Friday, April 11, 2014

Makeshift Vanity from Custom-built Shelves

Well, it has been a crazy few months and I have neglected the blog. This semester of graduate school has been crazy and we started a new job a few months ago as resident managers of an apartment complex. Well, we will be resident managers when we finally get to move in at the beginning of May. For now, we are off-site on-site managers. I am super excited about this opportunity for all the things I get to learn. For instance, I have now replaced both the wax ring and the tank to bowl gasket on a toilet (with my husband; I wasn't lifting toilets pregnant). I have also installed a new towel rack where an old one had deteriorated the wall using toggle bolts and helped snake a drain. I am also learning a ton about leasing. One day I will actually do the whole thing right the first time.

As we prepare to move, we have now finished up a project that has been a long time in the making. It started back at the end of last summer. Then I got morning sickness and we never finished it. Until now; and boy do they look better than I expected.

Our bathroom has a wall hung sink: there is very little storage and absolutely no counter space (and no outlets, but that is another story). I came up with a brilliant solution for this: build a vanity that fit around the existing sink. I designed it, but we had a few more projects I wanted to get to before this one, so it got put on the back burner. Then something happened that pushed this one up: they were doing some work in the parking lot and had some cast off 2 x 2 boards that we could have for free. Since the main structure of this vanity is 2 x 2s (and cedar fence pickets), we snatched them up and then purchased the other things we would need. I made several changes to the original plan, including making the upper two shelves adjustable, and we got started.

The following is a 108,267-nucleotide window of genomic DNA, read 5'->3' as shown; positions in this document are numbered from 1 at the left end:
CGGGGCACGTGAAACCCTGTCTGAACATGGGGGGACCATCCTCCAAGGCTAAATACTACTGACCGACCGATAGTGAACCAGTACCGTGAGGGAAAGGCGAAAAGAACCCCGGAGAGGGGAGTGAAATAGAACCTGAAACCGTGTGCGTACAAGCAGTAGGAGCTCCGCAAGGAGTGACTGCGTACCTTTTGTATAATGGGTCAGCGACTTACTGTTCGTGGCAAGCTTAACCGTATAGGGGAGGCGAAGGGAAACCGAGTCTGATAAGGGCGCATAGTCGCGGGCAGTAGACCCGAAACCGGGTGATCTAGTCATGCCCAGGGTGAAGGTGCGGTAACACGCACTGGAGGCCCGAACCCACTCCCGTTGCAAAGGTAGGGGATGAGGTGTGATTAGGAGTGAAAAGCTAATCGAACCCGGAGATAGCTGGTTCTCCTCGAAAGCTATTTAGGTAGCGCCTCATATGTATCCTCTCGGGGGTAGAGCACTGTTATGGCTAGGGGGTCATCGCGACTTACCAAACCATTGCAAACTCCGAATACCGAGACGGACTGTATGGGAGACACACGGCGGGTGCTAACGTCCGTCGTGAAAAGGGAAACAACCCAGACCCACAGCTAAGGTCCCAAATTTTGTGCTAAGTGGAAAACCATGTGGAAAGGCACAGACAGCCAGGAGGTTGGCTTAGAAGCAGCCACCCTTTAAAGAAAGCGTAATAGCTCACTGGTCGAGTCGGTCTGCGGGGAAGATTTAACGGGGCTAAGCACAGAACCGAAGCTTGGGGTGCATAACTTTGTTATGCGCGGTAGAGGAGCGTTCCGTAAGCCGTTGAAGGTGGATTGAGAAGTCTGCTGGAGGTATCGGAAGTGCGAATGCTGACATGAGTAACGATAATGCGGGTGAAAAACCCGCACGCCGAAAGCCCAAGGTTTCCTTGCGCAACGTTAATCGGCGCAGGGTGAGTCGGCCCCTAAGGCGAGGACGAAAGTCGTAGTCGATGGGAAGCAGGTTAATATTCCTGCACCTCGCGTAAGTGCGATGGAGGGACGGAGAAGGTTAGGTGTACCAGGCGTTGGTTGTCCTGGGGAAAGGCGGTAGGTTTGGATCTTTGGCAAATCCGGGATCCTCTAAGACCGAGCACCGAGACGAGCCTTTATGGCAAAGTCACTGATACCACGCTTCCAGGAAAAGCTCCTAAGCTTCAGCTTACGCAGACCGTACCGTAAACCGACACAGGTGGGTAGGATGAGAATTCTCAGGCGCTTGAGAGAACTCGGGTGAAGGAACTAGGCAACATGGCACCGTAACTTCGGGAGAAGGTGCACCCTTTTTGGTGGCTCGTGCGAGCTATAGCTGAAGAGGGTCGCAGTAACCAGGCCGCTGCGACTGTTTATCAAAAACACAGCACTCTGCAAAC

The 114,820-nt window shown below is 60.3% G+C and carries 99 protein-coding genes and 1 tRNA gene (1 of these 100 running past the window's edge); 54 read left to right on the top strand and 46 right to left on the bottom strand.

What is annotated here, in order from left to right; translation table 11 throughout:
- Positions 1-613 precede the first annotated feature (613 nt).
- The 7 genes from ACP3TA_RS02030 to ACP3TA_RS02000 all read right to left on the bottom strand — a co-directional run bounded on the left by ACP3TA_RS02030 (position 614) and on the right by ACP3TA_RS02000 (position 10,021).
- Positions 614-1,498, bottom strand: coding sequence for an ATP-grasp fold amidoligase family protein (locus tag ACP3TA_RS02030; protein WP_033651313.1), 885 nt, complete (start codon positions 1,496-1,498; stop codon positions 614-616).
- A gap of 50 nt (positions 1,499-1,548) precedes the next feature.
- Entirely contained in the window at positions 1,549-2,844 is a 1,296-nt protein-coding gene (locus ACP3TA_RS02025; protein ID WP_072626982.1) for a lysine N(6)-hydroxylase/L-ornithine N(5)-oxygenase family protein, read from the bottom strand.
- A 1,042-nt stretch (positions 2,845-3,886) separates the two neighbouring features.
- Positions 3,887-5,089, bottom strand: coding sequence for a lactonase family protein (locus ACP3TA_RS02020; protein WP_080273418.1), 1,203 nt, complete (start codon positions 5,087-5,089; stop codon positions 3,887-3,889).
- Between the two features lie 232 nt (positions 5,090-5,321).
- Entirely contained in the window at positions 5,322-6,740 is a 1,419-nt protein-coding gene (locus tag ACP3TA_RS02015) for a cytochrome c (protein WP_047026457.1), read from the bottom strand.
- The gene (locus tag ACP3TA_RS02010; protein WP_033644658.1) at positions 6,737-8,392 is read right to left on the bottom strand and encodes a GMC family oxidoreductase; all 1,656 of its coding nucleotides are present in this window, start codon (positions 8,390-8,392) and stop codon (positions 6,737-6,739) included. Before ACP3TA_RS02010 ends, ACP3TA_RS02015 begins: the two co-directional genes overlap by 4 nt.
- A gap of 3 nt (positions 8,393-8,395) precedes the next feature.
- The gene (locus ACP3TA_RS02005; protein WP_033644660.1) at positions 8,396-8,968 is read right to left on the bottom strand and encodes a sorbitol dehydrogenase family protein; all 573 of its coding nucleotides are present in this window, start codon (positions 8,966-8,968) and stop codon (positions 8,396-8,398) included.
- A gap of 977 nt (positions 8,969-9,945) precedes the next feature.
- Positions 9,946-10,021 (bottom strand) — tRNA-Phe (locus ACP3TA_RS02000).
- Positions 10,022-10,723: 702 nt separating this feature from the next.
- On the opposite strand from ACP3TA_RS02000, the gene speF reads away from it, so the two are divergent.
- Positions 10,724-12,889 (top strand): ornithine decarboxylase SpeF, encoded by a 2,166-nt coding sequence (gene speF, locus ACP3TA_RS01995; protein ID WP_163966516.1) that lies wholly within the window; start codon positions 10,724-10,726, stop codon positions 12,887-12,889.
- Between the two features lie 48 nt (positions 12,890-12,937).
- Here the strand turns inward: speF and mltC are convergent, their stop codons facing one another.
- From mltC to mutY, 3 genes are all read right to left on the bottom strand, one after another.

The best laid plans don't always work out. We decided to try to put this together with nails instead of screws because they would be less visible. It didn't work well; we are just making up this woodworking thing as we go. The glue we were using just kept cracking when there was any torque on the joints. We ended up using screws in key places, which worked much better. When I finally save up for my kreg jig I will be in heaven, but, for now, screws it was. We got the shelf parts all put together except for the top, and by this point, we were tired (the nail trouble shooting took a bit out of us), so we just set the shelves in the bathroom. We realized that in my measuring, I forgot to figure the baseboards into the equation and the shelves stuck out past the sink, which was going to require some more modifications. But we didn't want to deal with it then, so there the shelves stayed--for months.

Fast forward to just a couple weeks ago: Our rental contract ends at the end of this month, so we don't have to worry about selling our contract or anything. However, our next-door neighbors, who are looking for a slightly larger apartment due to the impending arrival of their first baby want to move in here. Unfortunately, they have an out of state internship for the summer and, they had to find someone to rent for the summer in order to have the place for the fall. They asked if they could show it to potential renters one day, so I had to get the apartment into showing shape. As I contemplated having all sorts of strangers see my house, the unfinished shelves in the bathroom started to bug me. Thus, for our date night the day before people came, we finished up the shelves.